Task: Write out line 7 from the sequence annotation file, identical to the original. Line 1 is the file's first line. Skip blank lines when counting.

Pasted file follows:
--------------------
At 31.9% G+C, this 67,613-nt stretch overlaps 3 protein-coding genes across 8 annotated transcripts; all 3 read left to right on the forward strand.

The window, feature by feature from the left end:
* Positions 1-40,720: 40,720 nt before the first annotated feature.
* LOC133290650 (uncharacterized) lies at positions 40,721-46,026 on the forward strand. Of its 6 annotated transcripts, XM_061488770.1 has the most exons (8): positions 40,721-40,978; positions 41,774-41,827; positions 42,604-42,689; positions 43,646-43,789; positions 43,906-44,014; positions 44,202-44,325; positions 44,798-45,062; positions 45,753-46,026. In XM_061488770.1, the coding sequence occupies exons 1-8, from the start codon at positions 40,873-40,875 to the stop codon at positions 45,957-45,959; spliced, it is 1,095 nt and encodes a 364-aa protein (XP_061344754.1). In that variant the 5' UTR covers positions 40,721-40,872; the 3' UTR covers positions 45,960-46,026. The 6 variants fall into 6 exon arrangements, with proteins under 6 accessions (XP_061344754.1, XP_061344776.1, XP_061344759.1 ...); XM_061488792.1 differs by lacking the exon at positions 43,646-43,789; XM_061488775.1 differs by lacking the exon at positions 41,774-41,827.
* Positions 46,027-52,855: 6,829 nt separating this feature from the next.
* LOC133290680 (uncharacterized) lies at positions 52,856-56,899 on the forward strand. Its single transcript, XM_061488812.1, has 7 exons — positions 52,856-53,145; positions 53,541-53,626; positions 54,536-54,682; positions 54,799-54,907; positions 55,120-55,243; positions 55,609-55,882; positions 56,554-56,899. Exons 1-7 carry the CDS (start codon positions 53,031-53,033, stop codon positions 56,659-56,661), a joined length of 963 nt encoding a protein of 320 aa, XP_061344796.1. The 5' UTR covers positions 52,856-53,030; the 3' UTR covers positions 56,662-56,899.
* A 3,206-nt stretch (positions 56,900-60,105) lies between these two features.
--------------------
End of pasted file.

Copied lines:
* A 3,206-nt stretch (positions 56,900-60,105) lies between these two features.